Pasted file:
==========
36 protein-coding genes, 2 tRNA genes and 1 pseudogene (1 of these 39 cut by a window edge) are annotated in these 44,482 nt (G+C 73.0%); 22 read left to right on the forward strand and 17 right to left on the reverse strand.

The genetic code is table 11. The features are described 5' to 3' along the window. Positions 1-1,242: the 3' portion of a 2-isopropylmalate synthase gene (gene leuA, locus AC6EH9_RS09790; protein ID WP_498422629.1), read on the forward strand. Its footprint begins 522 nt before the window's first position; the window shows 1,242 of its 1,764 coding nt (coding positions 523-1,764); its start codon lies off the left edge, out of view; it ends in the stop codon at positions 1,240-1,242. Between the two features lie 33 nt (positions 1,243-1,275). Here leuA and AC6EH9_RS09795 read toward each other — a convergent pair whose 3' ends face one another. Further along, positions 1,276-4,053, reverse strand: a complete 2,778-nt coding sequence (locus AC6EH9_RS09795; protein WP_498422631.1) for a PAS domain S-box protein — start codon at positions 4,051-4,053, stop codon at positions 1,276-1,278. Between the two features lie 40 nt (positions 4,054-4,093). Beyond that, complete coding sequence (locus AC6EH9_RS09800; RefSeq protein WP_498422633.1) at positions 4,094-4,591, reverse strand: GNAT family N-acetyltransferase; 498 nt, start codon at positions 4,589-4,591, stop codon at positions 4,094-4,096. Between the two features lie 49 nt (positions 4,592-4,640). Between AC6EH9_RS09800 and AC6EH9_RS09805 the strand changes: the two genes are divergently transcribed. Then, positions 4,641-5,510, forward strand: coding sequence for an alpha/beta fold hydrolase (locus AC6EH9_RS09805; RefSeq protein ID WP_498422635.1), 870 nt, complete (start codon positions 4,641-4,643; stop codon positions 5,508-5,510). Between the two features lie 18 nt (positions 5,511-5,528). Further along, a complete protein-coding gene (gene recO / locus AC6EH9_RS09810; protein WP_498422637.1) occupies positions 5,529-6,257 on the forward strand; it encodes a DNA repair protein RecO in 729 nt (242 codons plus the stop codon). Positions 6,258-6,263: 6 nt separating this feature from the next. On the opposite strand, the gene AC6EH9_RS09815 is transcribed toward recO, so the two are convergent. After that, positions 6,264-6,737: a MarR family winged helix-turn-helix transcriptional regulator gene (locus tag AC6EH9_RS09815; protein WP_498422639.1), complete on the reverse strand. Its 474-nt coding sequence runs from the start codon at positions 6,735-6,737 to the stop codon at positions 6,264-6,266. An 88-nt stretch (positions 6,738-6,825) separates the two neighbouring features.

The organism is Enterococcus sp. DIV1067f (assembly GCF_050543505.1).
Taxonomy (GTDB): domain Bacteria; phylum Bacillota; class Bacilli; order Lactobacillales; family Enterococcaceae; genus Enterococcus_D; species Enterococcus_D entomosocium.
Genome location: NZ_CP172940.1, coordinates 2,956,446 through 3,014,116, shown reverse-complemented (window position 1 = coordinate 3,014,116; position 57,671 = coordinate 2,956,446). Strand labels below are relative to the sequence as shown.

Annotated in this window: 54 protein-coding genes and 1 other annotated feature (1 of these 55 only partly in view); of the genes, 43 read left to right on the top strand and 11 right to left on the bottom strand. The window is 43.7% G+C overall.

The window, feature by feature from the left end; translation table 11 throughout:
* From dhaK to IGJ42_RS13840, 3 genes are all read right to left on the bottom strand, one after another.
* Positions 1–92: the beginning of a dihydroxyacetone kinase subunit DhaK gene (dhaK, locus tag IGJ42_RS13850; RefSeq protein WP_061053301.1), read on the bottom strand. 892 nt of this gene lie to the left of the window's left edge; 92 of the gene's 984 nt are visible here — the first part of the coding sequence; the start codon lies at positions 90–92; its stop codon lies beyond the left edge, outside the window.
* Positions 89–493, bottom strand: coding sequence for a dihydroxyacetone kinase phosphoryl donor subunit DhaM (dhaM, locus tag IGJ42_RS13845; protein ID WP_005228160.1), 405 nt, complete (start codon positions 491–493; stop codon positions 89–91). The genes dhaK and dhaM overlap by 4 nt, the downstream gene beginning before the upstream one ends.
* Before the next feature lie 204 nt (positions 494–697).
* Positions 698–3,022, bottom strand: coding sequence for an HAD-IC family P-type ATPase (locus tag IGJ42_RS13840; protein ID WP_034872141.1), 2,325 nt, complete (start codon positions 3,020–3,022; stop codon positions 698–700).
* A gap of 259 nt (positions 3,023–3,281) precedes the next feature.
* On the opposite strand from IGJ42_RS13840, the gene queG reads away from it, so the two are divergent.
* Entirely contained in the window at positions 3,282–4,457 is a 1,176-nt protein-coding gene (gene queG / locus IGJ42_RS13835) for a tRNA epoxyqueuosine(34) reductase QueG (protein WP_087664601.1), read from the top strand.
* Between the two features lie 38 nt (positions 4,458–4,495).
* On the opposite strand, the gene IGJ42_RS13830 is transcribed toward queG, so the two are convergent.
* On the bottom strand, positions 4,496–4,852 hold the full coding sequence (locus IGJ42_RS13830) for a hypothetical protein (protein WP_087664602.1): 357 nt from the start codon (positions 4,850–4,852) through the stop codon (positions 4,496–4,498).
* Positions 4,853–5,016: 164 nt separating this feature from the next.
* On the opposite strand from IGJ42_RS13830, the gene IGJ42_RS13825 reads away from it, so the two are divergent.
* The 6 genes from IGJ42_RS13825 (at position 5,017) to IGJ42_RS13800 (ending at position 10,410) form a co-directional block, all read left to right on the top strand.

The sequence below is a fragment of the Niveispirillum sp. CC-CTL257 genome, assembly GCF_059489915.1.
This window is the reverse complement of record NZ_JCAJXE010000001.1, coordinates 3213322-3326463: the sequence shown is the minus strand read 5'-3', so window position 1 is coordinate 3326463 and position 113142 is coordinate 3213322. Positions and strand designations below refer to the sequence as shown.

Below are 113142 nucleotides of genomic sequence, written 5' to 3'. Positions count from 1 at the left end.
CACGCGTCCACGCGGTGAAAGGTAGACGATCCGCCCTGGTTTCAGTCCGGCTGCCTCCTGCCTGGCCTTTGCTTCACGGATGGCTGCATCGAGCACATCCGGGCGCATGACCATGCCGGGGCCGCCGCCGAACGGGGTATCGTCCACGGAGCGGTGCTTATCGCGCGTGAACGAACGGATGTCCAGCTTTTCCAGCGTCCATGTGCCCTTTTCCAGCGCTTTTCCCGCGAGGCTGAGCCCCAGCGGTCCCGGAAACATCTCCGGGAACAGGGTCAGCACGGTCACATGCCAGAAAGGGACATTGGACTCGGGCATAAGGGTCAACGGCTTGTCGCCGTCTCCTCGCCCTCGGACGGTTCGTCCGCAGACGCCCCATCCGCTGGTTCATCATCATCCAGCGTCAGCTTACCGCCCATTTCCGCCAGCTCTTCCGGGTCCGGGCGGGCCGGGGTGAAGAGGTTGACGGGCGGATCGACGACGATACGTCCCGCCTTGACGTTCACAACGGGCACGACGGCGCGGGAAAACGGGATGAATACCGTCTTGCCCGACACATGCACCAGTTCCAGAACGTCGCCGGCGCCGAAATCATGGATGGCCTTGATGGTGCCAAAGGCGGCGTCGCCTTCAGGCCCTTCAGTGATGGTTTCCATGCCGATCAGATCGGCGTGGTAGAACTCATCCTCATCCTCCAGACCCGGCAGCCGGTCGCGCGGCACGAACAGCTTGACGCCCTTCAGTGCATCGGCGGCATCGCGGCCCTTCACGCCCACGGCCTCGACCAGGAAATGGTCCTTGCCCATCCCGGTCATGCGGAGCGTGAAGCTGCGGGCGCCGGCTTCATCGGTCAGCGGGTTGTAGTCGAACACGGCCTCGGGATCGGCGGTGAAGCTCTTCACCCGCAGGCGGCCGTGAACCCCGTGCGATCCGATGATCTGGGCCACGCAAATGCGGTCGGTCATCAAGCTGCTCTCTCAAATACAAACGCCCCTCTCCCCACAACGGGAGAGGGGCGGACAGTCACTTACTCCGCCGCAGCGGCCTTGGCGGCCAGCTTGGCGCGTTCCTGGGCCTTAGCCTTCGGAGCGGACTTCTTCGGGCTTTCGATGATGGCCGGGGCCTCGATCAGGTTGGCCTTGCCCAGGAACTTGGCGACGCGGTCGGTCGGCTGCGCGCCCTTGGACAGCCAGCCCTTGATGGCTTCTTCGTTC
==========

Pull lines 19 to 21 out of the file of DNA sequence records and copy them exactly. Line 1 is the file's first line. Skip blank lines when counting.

* Positions 4,853–5,016: 164 nt separating this feature from the next.
* On the opposite strand from IGJ42_RS13830, the gene IGJ42_RS13825 reads away from it, so the two are divergent.
* The 6 genes from IGJ42_RS13825 (at position 5,017) to IGJ42_RS13800 (ending at position 10,410) form a co-directional block, all read left to right on the top strand.